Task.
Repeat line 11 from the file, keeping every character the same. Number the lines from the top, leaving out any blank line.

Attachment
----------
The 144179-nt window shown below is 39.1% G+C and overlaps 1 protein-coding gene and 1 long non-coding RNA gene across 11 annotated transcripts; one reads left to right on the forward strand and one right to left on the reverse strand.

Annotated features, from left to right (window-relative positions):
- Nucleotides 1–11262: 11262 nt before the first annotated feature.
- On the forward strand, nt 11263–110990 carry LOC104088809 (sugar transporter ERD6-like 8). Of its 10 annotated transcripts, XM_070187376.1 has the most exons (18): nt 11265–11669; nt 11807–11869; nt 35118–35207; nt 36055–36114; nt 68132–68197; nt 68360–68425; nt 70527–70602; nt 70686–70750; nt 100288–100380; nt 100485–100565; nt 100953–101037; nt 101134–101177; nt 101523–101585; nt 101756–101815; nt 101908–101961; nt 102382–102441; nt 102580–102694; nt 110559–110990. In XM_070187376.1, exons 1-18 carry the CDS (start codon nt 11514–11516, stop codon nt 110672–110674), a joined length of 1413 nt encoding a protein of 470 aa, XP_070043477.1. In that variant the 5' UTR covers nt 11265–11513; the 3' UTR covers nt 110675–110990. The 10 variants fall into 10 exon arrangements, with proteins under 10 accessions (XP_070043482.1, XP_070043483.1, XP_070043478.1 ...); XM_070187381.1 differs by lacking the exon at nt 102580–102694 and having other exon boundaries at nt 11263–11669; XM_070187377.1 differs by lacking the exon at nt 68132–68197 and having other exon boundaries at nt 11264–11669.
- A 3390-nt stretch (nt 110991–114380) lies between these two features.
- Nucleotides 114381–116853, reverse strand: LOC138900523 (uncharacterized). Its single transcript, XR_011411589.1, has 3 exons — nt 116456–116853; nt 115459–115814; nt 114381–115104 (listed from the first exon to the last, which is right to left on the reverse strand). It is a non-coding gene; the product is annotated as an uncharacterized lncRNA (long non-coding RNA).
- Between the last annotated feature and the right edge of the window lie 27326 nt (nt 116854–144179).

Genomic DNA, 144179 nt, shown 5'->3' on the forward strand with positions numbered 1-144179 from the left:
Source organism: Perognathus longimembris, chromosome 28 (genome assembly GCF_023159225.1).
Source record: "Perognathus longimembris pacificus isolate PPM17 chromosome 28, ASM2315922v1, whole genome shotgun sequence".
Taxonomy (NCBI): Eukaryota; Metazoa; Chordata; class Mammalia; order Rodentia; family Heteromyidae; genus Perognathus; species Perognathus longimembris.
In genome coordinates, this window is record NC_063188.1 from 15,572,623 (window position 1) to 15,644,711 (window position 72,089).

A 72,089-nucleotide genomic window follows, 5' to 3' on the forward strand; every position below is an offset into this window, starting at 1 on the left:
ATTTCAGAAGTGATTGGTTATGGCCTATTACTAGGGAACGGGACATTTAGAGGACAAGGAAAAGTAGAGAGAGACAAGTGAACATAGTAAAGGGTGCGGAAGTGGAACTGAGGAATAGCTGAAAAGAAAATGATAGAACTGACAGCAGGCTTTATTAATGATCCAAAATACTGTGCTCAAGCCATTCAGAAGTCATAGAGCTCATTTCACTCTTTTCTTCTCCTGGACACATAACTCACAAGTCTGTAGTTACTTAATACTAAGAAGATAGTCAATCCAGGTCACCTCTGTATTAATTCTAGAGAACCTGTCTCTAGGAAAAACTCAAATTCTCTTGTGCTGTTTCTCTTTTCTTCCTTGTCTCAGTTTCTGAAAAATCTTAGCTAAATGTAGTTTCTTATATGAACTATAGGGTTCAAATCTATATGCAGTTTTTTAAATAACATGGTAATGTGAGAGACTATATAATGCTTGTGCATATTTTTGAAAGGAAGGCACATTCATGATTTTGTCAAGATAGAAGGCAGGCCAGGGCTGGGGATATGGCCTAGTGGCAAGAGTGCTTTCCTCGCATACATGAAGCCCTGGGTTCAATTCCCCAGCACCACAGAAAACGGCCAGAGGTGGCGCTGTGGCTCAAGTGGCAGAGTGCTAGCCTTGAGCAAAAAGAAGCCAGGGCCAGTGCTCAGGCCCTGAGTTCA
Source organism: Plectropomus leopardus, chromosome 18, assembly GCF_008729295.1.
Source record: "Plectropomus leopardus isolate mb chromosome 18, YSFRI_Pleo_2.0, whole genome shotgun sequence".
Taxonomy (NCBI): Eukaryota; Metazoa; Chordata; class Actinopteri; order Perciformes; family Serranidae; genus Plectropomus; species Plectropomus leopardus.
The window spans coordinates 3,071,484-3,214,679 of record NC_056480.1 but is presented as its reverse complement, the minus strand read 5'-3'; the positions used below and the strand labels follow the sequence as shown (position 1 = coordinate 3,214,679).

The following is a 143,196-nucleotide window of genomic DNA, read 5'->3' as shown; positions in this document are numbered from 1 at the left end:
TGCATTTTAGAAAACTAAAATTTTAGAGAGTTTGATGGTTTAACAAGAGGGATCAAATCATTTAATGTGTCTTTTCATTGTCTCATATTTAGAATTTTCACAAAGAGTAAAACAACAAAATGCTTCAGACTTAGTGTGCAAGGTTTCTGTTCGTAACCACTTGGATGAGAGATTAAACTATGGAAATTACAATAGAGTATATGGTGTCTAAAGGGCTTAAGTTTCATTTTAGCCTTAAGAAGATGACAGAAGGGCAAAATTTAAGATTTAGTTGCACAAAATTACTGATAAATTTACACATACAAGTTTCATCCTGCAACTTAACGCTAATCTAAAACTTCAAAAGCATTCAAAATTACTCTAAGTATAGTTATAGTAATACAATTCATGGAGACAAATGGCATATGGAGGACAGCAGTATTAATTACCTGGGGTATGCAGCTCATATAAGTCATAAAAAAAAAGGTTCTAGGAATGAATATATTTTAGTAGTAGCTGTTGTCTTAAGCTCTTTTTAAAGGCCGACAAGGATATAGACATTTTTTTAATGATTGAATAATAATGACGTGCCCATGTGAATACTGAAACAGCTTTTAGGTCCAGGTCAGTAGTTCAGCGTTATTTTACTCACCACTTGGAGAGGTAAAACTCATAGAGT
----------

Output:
Taxonomy (NCBI): Eukaryota; Metazoa; Chordata; class Mammalia; order Rodentia; family Heteromyidae; genus Perognathus; species Perognathus longimembris.